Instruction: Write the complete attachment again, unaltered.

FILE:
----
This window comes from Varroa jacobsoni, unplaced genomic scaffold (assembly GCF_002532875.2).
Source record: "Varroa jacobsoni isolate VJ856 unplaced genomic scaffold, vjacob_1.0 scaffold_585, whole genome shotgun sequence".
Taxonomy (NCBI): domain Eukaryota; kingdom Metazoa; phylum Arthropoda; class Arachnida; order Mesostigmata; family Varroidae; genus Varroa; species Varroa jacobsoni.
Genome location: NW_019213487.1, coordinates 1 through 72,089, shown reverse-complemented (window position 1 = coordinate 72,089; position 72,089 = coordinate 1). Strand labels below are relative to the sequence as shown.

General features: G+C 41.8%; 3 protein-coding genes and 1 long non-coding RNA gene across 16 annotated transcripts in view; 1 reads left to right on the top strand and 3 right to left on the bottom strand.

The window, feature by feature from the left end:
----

This window comes from Varroa jacobsoni, unplaced genomic scaffold (assembly GCF_002532875.2).
Source record: "Varroa jacobsoni isolate VJ856 unplaced genomic scaffold, vjacob_1.0 scaffold_585, whole genome shotgun sequence".
Taxonomy (NCBI): domain Eukaryota; kingdom Metazoa; phylum Arthropoda; class Arachnida; order Mesostigmata; family Varroidae; genus Varroa; species Varroa jacobsoni.
Genome location: NW_019213487.1, coordinates 1 through 72,089, shown reverse-complemented (window position 1 = coordinate 72,089; position 72,089 = coordinate 1). Strand labels below are relative to the sequence as shown.

General features: G+C 41.8%; 3 protein-coding genes and 1 long non-coding RNA gene across 16 annotated transcripts in view; 1 reads left to right on the top strand and 3 right to left on the bottom strand.

The window, feature by feature from the left end: